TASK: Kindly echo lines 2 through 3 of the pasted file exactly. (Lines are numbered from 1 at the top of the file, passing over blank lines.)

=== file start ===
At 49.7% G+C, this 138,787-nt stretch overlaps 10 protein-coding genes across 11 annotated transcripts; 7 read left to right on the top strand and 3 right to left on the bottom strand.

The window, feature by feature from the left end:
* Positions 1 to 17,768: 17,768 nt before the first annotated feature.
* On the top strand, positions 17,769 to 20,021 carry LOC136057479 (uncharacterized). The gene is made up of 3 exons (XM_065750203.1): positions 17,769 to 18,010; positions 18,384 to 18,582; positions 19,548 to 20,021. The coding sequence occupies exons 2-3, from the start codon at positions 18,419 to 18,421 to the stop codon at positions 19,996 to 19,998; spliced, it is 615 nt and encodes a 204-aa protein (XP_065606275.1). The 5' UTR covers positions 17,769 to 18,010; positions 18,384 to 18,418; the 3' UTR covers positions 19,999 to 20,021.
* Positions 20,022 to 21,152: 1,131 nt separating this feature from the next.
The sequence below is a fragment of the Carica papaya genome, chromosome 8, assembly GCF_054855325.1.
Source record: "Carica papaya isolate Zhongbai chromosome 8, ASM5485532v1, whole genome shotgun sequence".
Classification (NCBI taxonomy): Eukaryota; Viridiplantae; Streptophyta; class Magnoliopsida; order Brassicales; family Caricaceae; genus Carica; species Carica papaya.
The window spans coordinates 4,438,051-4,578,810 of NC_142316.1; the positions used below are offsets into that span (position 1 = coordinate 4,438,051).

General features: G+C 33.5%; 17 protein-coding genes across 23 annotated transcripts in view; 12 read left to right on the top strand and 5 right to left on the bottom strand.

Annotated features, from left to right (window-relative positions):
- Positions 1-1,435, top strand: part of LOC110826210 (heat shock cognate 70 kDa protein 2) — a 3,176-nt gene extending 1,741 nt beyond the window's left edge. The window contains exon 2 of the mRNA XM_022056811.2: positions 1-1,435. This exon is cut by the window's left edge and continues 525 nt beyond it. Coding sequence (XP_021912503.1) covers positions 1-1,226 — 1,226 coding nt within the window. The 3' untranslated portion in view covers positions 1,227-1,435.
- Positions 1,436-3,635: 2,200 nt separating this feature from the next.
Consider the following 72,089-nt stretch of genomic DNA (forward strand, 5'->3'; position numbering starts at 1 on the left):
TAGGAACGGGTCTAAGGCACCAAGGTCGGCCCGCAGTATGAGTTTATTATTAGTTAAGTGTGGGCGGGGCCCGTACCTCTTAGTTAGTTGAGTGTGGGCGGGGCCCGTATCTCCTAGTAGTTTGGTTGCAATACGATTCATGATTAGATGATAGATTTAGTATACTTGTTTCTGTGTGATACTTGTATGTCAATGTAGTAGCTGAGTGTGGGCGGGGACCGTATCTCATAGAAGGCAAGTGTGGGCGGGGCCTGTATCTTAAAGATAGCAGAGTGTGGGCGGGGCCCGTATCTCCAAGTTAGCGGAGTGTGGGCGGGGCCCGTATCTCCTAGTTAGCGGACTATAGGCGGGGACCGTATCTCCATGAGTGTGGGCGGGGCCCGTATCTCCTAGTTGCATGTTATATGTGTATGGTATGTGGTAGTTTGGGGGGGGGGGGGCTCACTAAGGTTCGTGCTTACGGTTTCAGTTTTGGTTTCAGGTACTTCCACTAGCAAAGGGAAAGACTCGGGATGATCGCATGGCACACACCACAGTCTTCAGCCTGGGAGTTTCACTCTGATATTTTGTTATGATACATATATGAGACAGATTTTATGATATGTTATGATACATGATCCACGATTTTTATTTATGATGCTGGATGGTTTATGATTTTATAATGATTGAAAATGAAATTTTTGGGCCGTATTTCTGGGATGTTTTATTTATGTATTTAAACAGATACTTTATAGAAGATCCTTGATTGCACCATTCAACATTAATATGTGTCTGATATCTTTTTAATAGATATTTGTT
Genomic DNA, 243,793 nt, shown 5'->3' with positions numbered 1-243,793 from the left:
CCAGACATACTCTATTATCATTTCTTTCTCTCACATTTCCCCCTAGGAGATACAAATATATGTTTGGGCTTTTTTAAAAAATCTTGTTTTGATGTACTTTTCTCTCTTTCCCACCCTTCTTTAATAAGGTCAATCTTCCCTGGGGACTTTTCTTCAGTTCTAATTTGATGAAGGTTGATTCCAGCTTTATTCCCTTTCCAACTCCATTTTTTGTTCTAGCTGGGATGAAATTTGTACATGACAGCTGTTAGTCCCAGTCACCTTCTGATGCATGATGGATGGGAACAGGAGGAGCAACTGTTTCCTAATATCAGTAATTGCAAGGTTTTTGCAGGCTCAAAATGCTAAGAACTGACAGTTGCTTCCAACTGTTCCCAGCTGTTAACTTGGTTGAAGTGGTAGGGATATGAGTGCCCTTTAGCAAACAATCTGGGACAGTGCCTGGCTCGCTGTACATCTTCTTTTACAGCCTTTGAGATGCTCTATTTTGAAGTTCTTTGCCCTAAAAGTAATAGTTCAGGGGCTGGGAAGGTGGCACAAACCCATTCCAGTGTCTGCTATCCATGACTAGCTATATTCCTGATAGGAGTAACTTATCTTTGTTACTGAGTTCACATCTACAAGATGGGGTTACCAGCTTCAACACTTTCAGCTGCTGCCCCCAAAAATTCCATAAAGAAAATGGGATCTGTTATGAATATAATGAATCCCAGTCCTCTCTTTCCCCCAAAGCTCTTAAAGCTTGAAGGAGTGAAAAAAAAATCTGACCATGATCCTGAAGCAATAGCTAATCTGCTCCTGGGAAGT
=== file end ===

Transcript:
The window, feature by feature from the left end:
* Positions 1 to 17,768: 17,768 nt before the first annotated feature.